Here are some of the most common things missed while writing and then, infuriatingly, also while proofreading.
1. Fragments of sentences
Sometimes, especially with long sentences, writers can lose track and think that they have written a complete sentence when they haven’t. Each word group you have punctuated as a sentence needs to contain a grammatically complete and independent thought that can stand alone as an acceptable sentence.
For example: ‘Johnny, looking out of the window and watching the wind whip at the washing on the line, sending shirts swirling and slapping into each other, the sunlight flashing on the embedded glitter in Amelia’s skirt.'
That’s not a complete sentence. You might get away with it as a piece of poetic prose, standing alone in a group of complete sentences for aesthetic effect, but if you look carefully Johnny isn’t doing or being anything, so there’s no verb, which means no grammatically correct sentence.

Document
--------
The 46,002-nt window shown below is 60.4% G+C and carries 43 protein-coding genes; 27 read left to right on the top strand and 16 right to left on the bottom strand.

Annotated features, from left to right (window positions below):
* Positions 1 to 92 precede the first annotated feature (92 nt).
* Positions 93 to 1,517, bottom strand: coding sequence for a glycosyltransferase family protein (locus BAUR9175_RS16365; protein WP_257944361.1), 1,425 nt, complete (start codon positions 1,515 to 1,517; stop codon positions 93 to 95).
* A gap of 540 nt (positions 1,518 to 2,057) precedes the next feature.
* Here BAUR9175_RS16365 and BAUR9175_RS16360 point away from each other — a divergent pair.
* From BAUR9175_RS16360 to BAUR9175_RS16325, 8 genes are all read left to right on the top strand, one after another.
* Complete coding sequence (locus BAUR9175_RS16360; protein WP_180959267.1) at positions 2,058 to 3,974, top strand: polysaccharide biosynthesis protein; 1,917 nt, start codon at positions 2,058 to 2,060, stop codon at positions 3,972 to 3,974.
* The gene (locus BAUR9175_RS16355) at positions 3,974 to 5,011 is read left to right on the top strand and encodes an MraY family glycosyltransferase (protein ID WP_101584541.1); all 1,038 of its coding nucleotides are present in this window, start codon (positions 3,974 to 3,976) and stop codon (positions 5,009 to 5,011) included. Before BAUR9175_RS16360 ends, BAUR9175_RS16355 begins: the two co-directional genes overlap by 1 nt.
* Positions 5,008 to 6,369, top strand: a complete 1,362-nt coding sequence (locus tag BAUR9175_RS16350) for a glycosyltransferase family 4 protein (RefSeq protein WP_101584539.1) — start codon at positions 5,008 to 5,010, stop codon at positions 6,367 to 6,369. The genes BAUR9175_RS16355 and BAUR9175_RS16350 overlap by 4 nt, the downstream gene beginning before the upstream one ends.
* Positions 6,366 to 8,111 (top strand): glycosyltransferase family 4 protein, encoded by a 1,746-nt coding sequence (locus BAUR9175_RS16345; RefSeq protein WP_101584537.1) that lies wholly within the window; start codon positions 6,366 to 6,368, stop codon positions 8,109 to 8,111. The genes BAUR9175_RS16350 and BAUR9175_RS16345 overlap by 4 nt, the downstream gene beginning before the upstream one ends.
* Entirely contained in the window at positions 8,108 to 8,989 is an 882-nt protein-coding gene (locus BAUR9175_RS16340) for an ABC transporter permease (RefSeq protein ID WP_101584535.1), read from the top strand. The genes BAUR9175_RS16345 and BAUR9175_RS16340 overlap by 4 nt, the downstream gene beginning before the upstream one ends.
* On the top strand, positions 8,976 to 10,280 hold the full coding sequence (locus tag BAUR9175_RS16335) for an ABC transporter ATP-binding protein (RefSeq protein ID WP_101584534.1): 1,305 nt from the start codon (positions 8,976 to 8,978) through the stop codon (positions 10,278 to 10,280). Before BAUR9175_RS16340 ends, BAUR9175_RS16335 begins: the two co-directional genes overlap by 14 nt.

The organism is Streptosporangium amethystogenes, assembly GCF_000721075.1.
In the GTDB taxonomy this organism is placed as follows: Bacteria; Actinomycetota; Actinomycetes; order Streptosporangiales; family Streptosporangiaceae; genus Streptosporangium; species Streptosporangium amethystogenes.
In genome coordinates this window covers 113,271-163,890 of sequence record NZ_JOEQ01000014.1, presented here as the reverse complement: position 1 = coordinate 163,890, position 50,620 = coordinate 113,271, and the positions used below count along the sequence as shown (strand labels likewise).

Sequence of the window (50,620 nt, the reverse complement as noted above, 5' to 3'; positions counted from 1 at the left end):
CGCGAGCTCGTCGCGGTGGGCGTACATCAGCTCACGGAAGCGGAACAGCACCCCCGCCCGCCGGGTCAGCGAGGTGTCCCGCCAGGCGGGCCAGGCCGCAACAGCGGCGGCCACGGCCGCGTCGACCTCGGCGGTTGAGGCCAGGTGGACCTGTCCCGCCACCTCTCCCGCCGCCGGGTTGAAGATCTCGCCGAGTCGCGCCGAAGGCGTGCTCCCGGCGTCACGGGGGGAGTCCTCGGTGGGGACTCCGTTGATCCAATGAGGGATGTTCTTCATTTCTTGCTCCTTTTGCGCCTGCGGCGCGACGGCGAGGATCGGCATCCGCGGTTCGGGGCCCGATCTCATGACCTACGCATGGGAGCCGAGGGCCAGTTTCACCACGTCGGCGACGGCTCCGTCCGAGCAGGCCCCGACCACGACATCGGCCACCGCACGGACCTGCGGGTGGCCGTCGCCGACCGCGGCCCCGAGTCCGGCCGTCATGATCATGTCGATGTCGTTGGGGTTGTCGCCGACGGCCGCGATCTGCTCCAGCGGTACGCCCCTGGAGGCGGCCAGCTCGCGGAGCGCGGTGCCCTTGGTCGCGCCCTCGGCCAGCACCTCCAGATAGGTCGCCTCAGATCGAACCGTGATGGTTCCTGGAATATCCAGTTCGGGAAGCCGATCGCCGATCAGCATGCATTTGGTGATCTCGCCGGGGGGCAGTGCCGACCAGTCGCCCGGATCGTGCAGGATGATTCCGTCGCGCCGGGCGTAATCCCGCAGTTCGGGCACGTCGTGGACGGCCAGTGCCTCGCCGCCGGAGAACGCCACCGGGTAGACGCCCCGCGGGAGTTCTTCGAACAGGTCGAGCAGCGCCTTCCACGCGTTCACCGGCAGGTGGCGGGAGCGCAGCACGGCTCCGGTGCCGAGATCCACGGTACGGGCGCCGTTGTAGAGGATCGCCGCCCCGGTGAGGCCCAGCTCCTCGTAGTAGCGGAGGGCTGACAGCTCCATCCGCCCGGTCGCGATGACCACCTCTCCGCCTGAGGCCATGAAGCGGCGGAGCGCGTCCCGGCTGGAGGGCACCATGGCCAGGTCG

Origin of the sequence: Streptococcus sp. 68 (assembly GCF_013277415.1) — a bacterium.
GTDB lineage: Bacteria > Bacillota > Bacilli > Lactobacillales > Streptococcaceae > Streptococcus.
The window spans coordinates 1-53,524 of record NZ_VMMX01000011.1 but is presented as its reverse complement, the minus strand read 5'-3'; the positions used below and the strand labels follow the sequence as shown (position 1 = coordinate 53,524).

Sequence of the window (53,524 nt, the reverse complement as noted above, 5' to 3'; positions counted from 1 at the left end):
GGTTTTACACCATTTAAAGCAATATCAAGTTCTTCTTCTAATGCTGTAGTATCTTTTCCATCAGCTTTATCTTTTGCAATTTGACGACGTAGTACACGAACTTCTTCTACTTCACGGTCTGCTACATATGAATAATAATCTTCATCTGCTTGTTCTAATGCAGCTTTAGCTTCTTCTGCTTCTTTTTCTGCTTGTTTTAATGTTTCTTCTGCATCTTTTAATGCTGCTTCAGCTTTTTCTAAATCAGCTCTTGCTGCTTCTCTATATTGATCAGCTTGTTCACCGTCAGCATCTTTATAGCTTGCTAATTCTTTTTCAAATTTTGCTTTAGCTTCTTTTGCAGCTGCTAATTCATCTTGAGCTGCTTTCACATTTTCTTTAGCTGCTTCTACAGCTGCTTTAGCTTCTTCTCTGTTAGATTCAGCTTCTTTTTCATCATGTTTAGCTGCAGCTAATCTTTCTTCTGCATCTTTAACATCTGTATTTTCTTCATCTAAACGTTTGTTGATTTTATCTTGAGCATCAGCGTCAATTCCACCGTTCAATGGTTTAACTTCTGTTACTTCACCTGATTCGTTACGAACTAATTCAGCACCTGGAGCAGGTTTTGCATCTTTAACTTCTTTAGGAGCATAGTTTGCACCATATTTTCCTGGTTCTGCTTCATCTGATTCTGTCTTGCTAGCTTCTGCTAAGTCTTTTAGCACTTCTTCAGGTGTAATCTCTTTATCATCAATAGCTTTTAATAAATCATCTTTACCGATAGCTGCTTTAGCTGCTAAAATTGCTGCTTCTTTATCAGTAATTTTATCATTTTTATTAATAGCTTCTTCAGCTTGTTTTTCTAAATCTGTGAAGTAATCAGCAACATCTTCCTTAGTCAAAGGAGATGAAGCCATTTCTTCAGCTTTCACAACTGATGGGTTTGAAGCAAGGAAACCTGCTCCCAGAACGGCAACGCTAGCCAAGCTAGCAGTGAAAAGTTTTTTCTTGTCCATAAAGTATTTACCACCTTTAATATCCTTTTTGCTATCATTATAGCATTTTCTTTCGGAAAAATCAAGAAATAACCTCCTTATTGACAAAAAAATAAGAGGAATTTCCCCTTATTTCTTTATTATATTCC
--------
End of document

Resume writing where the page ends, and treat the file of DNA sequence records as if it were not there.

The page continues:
You might want to try ‘Johnny, looking out of the window and watching the wind whip at the washing on the line, sending shirts swirling and slapping into each other, the sunlight flashing on the embedded glitter in Amelia’s skirt, wondered if it were going to rain.' Or something like that.
2. Misplaced and dangling modifiers
Modifiers like adjectives and adverbs need to be placed near the words they describe or you can get comical results.
For example: ‘The contingent of visitors arrived at Stoke Newington Cemetery, where many famous artisans are buried every day between 9:00 and 10:00 a.m.’ If rearranged, this sentence would make more sense: ‘Between 9:00 and 10:00 a.m., the contingent of visitors arrived at Stoke Newington Cemetery, where many famous artisans are buried.’
3. Parallelism gone wrong
Grammatically equal sentence elements are needed to express two or more matching ideas or items in a series.
For example: ‘As a Member of Parliament, I intend to win the next General Election, a national health programme, and the education system.’ You see that the verb ‘intend’ applies only to ‘win the next General Election’ and the rest of the sentence hangs there, ‘verbless’ if you see what I mean.